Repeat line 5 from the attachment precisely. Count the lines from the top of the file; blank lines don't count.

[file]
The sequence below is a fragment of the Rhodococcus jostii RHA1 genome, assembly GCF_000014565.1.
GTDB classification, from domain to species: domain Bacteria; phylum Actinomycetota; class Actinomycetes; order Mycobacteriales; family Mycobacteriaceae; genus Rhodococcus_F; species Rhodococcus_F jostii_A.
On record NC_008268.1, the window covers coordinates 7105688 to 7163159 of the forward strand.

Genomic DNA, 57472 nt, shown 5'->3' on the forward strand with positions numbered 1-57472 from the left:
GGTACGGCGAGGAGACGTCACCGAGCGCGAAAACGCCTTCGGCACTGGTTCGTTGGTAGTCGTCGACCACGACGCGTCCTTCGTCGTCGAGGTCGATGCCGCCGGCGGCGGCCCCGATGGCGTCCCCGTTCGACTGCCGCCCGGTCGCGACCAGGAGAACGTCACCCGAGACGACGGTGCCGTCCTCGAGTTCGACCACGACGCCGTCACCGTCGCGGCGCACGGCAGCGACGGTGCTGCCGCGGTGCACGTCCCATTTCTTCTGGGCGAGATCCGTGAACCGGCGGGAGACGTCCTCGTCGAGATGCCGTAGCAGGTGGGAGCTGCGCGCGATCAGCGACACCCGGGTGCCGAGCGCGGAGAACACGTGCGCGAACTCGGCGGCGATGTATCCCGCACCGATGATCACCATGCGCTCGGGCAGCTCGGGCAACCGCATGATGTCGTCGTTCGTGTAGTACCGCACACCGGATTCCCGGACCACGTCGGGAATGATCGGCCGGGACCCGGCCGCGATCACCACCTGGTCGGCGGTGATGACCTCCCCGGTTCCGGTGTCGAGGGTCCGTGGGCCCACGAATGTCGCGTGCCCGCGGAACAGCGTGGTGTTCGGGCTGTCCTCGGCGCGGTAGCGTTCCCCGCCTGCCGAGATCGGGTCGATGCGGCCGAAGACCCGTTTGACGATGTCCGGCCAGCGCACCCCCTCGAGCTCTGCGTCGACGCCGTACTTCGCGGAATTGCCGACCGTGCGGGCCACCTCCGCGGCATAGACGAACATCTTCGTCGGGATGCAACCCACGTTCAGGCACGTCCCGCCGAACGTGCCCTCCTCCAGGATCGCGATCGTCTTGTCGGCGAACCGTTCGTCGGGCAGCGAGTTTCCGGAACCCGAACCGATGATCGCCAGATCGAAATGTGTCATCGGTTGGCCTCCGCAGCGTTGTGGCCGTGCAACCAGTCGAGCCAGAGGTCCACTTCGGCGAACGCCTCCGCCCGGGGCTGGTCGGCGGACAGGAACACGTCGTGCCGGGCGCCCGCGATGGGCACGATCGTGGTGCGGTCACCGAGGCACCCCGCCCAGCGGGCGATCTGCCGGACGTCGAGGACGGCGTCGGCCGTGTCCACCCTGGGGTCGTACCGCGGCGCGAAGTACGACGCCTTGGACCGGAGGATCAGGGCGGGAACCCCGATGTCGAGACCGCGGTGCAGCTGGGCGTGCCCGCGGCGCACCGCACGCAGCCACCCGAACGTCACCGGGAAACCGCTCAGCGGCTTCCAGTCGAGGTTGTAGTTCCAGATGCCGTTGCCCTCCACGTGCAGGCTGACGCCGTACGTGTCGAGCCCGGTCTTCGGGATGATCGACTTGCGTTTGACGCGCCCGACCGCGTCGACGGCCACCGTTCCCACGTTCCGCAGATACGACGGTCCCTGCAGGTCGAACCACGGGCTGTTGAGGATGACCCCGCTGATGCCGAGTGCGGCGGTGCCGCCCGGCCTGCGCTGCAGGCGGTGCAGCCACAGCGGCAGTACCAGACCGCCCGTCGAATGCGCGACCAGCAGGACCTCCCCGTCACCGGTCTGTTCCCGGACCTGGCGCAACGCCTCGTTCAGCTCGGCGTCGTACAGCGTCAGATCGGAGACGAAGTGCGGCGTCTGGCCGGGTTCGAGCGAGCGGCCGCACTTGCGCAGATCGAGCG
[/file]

GGTACGGCGAGGAGACGTCACCGAGCGCGAAAACGCCTTCGGCACTGGTTCGTTGGTAGTCGTCGACCACGACGCGTCCTTCGTCGTCGAGGTCGATGCCGCCGGCGGCGGCCCCGATGGCGTCCCCGTTCGACTGCCGCCCGGTCGCGACCAGGAGAACGTCACCCGAGACGACGGTGCCGTCCTCGAGTTCGACCACGACGCCGTCACCGTCGCGGCGCACGGCAGCGACGGTGCTGCCGCGGTGCACGTCCCATTTCTTCTGGGCGAGATCCGTGAACCGGCGGGAGACGTCCTCGTCGAGATGCCGTAGCAGGTGGGAGCTGCGCGCGATCAGCGACACCCGGGTGCCGAGCGCGGAGAACACGTGCGCGAACTCGGCGGCGATGTATCCCGCACCGATGATCACCATGCGCTCGGGCAGCTCGGGCAACCGCATGATGTCGTCGTTCGTGTAGTACCGCACACCGGATTCCCGGACCACGTCGGGAATGATCGGCCGGGACCCGGCCGCGATCACCACCTGGTCGGCGGTGATGACCTCCCCGGTTCCGGTGTCGAGGGTCCGTGGGCCCACGAATGTCGCGTGCCCGCGGAACAGCGTGGTGTTCGGGCTGTCCTCGGCGCGGTAGCGTTCCCCGCCTGCCGAGATCGGGTCGATGCGGCCGAAGACCCGTTTGACGATGTCCGGCCAGCGCACCCCCTCGAGCTCTGCGTCGACGCCGTACTTCGCGGAATTGCCGACCGTGCGGGCCACCTCCGCGGCATAGACGAACATCTTCGTCGGGATGCAACCCACGTTCAGGCACGTCCCGCCGAACGTGCCCTCCTCCAGGATCGCGATCGTCTTGTCGGCGAACCGTTCGTCGGGCAGCGAGTTTCCGGAACCCGAACCGATGATCGCCAGATCGAAATGTGTCATCGGTTGGCCTCCGCAGCGTTGTGGCCGTGCAACCAGTCGAGCCAGAGGTCCACTTCGGCGAACGCCTCCGCCCGGGGCTGGTCGGCGGACAGGAACACGTCGTGCCGGGCGCCCGCGATGGGCACGATCGTGGTGCGGTCACCGAGGCACCCCGCCCAGCGGGCGATCTGCCGGACGTCGAGGACGGCGTCGGCCGTGTCCACCCTGGGGTCGTACCGCGGCGCGAAGTACGACGCCTTGGACCGGAGGATCAGGGCGGGAACCCCGATGTCGAGACCGCGGTGCAGCTGGGCGTGCCCGCGGCGCACCGCACGCAGCCACCCGAACGTCACCGGGAAACCGCTCAGCGGCTTCCAGTCGAGGTTGTAGTTCCAGATGCCGTTGCCCTCCACGTGCAGGCTGACGCCGTACGTGTCGAGCCCGGTCTTCGGGATGATCGACTTGCGTTTGACGCGCCCGACCGCGTCGACGGCCACCGTTCCCACGTTCCGCAGATACGACGGTCCCTGCAGGTCGAACCACGGGCTGTTGAGGATGACCCCGCTGATGCCGAGTGCGGCGGTGCCGCCCGGCCTGCGCTGCAGGCGGTGCAGCCACAGCGGCAGTACCAGACCGCCCGTCGAATGCGCGACCAGCAGGACCTCCCCGTCACCGGTCTGTTCCCGGACCTGGCGCAACGCCTCGTTCAGCTCGGCGTCGTACAGCGTCAGATCGGAGACGAAGTGCGGCGTCTGGCCGGGTTCGAGCGAGCGGCCGCACTTGCGCAGATCGAGCG